Cynthia Brust Moore (1944-2017): A steadfast supporter of the Trotskyist movement

By Fred Mazelis
5 September 2017

It is with deep sadness that the World Socialist Web Site reports the death of Cynthia Brust Moore, a lifelong supporter of the Trotskyist movement, at the age of 72. She passed away following ankle surgery on September 1, in Minneapolis, Minnesota. She is survived by her brother Steve Brust, her children Andrea and Kenny, and her five grandsons, in whom she took great pride.

Cynthia was the daughter of Jean and Bill Brust, both founding members of the Workers League, predecessor of the Socialist Equality Party. Cynthia was herself a member of the Workers League throughout the 1970s, writing many articles on workers’ struggles. Despite significant health problems, she remained a supporter of the Workers League and its successor, the Socialist Equality Party, until her unexpected death last week.

Cynthia Moore with her father, Bill Brust

Cynthia was born in 1944 in the Twin Cities (Minneapolis-St. Paul), Minnesota, where her parents were active members of the Socialist Workers Party, then the US Trotskyist movement. She entered her teenage years during the postwar capitalist boom, in the wake of the McCarthyite witch-hunt that had been used to drive socialist and left-wing workers out of the unions.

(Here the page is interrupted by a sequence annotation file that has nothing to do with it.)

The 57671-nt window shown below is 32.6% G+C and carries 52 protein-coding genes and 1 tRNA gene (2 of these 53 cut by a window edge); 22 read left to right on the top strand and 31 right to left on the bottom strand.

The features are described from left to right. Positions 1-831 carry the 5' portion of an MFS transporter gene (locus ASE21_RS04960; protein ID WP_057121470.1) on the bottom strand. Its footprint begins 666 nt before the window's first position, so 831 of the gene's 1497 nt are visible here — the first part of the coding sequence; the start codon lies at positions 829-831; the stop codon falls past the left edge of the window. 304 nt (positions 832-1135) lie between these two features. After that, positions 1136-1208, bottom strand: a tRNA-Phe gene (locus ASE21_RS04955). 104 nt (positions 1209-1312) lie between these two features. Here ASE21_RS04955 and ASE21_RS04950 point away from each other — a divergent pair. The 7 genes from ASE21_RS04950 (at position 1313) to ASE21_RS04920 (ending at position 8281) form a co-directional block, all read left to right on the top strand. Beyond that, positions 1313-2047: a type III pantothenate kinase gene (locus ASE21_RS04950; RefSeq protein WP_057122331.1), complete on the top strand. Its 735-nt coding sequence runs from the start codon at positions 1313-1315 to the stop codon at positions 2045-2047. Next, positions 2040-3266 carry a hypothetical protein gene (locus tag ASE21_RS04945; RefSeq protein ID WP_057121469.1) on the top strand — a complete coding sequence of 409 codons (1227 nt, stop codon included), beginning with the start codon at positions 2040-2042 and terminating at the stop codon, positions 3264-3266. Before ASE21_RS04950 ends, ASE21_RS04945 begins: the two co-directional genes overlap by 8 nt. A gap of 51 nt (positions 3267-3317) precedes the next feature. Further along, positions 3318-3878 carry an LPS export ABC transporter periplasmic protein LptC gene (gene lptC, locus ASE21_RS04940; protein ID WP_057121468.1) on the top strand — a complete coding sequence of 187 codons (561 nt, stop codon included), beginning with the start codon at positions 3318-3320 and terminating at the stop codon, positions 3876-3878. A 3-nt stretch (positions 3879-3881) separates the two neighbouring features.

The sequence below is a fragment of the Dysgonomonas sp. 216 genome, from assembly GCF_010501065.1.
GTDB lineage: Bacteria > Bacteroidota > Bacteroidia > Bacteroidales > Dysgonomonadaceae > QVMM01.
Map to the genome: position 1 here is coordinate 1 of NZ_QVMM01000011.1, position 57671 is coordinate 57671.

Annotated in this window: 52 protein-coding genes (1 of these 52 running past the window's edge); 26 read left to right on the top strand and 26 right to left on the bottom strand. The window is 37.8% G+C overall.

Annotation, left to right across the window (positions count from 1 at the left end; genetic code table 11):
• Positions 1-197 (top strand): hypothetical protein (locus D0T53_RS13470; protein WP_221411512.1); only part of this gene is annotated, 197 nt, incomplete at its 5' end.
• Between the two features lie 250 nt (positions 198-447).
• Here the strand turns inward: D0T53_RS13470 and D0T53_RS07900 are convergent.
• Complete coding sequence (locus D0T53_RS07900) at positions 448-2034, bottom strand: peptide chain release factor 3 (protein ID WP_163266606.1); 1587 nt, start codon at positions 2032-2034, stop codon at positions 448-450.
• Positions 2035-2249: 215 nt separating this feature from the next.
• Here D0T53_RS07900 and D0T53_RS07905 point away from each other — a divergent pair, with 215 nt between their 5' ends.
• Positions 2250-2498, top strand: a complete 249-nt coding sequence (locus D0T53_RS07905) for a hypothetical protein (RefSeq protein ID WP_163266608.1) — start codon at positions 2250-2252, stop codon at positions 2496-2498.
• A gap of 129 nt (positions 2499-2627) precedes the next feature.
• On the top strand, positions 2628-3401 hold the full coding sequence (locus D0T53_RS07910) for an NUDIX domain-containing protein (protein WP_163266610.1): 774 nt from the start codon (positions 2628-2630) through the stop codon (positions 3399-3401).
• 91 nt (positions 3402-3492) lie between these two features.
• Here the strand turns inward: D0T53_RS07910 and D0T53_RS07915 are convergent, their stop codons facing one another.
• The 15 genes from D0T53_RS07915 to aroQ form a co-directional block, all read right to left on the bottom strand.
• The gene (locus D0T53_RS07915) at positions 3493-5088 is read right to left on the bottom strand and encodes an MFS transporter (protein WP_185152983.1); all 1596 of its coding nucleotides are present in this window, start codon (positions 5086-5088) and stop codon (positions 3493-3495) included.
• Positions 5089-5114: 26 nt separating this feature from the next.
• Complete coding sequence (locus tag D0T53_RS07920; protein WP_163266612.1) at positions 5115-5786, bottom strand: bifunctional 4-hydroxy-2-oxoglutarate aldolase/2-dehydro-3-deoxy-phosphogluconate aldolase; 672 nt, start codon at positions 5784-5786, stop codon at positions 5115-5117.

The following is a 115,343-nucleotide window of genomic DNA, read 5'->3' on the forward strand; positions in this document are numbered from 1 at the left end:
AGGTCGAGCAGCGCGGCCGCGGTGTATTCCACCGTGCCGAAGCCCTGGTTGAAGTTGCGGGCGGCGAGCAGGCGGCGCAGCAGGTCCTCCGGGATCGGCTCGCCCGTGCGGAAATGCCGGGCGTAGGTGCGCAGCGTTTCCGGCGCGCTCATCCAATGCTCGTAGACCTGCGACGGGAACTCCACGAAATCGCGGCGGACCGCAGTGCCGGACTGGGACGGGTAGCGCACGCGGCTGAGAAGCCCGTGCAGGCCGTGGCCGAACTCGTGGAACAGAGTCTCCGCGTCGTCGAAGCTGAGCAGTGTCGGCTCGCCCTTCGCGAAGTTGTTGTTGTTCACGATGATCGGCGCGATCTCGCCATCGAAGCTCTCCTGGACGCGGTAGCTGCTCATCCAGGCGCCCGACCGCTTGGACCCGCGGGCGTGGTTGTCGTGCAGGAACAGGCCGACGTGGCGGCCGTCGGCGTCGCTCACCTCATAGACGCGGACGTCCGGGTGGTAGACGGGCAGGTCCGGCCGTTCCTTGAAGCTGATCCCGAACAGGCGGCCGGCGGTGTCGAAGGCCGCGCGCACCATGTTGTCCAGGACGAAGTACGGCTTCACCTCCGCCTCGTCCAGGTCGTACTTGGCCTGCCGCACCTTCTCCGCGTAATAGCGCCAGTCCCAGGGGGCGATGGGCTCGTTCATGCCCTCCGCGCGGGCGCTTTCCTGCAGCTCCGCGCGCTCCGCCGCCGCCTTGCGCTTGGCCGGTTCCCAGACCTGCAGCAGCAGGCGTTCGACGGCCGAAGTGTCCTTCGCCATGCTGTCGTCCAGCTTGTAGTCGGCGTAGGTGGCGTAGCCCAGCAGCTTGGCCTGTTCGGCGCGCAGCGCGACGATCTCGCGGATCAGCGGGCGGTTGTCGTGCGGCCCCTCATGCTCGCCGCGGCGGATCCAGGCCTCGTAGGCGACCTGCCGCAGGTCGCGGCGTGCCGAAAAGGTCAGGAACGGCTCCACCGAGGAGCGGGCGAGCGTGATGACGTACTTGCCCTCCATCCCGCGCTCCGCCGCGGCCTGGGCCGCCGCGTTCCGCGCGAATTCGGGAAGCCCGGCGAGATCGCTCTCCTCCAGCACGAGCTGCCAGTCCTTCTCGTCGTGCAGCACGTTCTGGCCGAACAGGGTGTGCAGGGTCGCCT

Cynthia was educated by her parents in Marxism and the history of the socialist movement, including the important experience of the Minneapolis General Strikes of 1934, led by the Trotskyists.

The SWP, under the leadership of James P. Cannon, had played the leading role in the formation of the International Committee of the Fourth International in 1953, in opposition to the Pablo-Mandel faction in Europe and their American supporters, who repudiated the fight to build an independent revolutionary party against Stalinism and reformism. By the time Cynthia was 20, however, the SWP had forged a reunification with the Pabloites.

Bill and Jean Brust, 1989

Bill and Jean Brust joined forces with younger members of the SWP to found the Workers League in 1966, which maintained political solidarity with the ICFI and worked closely with the British section, the Socialist Labour League. The Brust family by now included two younger brothers, Leo and Steve.